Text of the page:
Whats up everybody?! Welcome back to another installment the best sport business and lifestyle blog in the world; Carters Call! This summer has really been flying by! Can you believe that this is already our final call of July??? Neither can I! Its fitting that this call is our final call of the month because it addresses a hot button topic among young professionals across all industries and business functions especially in competitive industries. Working an unpaid internship tin exchange for experience or what I like to call being a business "Walk-On". In sports, specifically in collegiate athletics, "Walk-On's" have become commonplace. These are student-athletes that are not recruited nor on scholarship but participate in an tryout held by the team in hopes to earn a roster spot. In some cases, these "Walk-On's" that add value to a team will earn athletic scholarships as a reward for their dedication and contributions to the program. This is the best case scenario for a "Walk-On" student athlete. In most cases however, "Walk-on" student athletes do not earn athletic scholarships but are instead rewarded with the experience of being a collegiate athlete and all the perks associated with that. Depending on whom you ask, some would say it is a fair tradeoff given the circumstances. Contrarily, there are some who dismiss the idea of "Walk-On's", claiming that playing for free is a waste of time. Ideally everyone would like to be rewarded for their works, however, dismissing an opportunity because of a lack of compensation may be more costly in the long run.

I liken the experience of being a "Walk-On" student athlete to being an unpaid intern or an business "Walk-On". Unpaid interns are typically hired by companies for a temporary period; this period acts as an audition/tryout for the intern to prove to full-time employees and ultimately hiring managers their worth. In the best case scenario the unpaid intern adds value to the company and earns the respect of full-time employees. This may also lead to a full-time position which is the equivalent of earning a scholarship. However in most cases, these interns are only rewarded in experience they can add to their resume, and an expanded network that can be leveraged into a potential interview for a position with another company. Depending on where you are in your professional pursuits, the experience you gain in your internship may be well worth the lack of monetary compensation. 

As we can see, there are some clear parallel's between an athletic "Walk-on" and an business "Walk-On". Both "Walk On's" have the opportunity to gain a great experience and grow their personal/professional network. There is also the opportunity to earn a full-time position with compensation. These experiences have even been played out on the big screen most notably in the 1989 film 'Rudy', staring Sean Astin as Rudy Ruettiger and the 2013 film 'The Internship' starring Owen Wilson and Vince Vaughn. In Rudy, Astin's character decides to "Walk-On" the football team at Notre Dame in hopes of realizing his dream of playing college football. Throughout the film, we see Astin's character whom is at a great physical disadvantage, out work the more talented scholarship athletes both on and off the field. At the film's climax, Astin's character Rudy is given the opportunity to suit up for the final game of his senior season. In which, Rudy, (Astin) records his only two tackles of his career on the final two plays of the game as the stadium chants his name. In 'The Internship, Wilson and Vaughn's characters are laid off from their longtime sales jobs and decide to apply for unpaid internship at Google. The internship doubles as an extended audition for full-time positions at the company. Initially, Wilson's and Vaughn's characters struggle to adapt to the millennial work environment. Not to mention, competition with the other insanely intelligent interns from all over the world. However, with great effort, social wit and a ton of luck, they were able to lead their team to victory by generating the most revenue and creating the best solution to the proposed problem.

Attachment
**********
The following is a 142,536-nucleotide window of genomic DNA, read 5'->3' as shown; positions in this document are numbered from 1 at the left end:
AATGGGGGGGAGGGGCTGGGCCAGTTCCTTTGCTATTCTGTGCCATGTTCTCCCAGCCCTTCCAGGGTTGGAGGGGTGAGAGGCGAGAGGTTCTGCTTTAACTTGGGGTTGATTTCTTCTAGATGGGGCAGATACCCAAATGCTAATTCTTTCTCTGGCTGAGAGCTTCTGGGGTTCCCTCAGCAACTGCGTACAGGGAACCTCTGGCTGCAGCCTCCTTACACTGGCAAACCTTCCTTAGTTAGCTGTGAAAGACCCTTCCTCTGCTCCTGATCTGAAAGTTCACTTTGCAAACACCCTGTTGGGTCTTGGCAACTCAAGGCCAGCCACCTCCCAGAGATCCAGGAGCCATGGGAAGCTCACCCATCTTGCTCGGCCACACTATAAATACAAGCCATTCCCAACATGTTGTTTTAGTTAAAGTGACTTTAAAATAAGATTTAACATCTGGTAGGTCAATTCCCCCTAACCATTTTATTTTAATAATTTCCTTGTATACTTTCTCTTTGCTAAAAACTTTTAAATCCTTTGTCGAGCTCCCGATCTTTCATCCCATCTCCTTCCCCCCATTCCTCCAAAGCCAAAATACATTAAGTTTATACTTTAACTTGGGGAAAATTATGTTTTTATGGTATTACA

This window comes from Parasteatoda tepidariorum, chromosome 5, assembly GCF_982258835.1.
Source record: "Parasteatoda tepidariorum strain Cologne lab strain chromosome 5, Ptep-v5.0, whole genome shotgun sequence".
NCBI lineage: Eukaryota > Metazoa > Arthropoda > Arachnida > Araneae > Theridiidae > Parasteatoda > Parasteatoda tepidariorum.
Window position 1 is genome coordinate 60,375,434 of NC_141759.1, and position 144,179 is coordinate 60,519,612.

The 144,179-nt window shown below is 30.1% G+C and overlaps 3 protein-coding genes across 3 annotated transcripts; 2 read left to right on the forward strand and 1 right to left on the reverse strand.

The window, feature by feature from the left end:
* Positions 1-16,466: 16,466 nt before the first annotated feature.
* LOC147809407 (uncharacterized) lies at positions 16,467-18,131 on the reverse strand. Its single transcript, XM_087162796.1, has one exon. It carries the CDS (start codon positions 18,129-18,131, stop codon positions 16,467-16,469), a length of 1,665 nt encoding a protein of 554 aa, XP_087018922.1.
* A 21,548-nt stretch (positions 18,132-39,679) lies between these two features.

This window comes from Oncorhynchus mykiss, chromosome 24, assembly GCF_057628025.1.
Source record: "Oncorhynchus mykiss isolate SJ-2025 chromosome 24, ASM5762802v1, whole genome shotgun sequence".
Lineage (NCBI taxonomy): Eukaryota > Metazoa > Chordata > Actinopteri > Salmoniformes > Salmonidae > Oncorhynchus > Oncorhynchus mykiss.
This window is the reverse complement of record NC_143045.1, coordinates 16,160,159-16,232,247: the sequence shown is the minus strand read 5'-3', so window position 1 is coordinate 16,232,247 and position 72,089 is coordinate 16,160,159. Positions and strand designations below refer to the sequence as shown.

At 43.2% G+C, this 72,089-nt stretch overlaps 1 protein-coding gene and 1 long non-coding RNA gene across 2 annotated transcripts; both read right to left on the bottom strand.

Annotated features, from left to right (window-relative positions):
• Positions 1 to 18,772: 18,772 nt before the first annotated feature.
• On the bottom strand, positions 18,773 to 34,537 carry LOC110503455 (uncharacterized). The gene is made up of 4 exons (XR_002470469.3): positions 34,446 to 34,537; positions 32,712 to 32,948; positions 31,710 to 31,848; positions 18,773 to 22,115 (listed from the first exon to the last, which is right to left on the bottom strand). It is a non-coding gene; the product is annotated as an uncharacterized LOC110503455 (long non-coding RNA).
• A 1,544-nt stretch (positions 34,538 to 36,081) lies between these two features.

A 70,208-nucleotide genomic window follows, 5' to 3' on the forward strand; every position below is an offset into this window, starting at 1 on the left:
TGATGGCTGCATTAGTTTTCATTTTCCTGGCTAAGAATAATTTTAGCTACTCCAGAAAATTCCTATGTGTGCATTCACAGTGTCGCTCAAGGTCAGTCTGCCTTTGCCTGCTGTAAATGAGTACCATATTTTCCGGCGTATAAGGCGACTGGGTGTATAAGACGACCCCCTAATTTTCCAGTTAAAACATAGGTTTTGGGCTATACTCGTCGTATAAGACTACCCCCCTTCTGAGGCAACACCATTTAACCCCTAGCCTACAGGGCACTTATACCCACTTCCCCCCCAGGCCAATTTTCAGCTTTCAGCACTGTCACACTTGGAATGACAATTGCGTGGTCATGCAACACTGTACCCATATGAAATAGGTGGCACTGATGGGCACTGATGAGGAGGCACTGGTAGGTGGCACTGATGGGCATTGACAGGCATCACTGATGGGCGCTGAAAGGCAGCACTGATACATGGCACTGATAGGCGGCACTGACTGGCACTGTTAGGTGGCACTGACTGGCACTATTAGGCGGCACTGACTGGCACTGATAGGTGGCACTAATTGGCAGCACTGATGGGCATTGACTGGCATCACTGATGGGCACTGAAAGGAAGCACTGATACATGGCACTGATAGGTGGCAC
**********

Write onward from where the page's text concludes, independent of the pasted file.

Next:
Granted, the previous examples are movies and they romanticize the process of being a "Walk-On", there are relevant takeaways. Particularly for those of you who are currently "Walk-On's" or considering being a "Walk-On" for a team or company. 

  1. Consistency: Just because you are not realizing the fruits of your labor immediately, does not mean that you won't achiever your goals in the long run. Consistency is a major key.
  2. Hard work > Talent; The most intelligent or most physically gifted people are not always the ones who are the most productive. Sometimes its the intern or the athlete that arrives earliest and practices the hardest adds the most value. 
  3. Intrinsic Motivation; The successful "Walk-On's" are those that are most passionate about what they are pursuing. Intrinsic motivation will drive you much further than anything external. 

I understand that being a "Walk-On" isn't for everyone. I also understand that many people can't afford to work for free. However in highly competitive industries like Sports and Entertainment, that may be the only way to get your foot in the door. 

If you can negotiate compensation by all means I support you whole heartedly! Get your money! But remember that it is not always the most important thing. There are few better feelings then rising up the totem pole after starting from the bottom and earning every penny. 

To those of you reading who are currently "Walk-On's" I encourage you to keep fighting for what you want! Be passionate, consistent and out work everyone you work with. I can assure you, you will be happy with the result no matter what. 

Until our next call, have a wonderful finish to you week!

- Christian A. Carter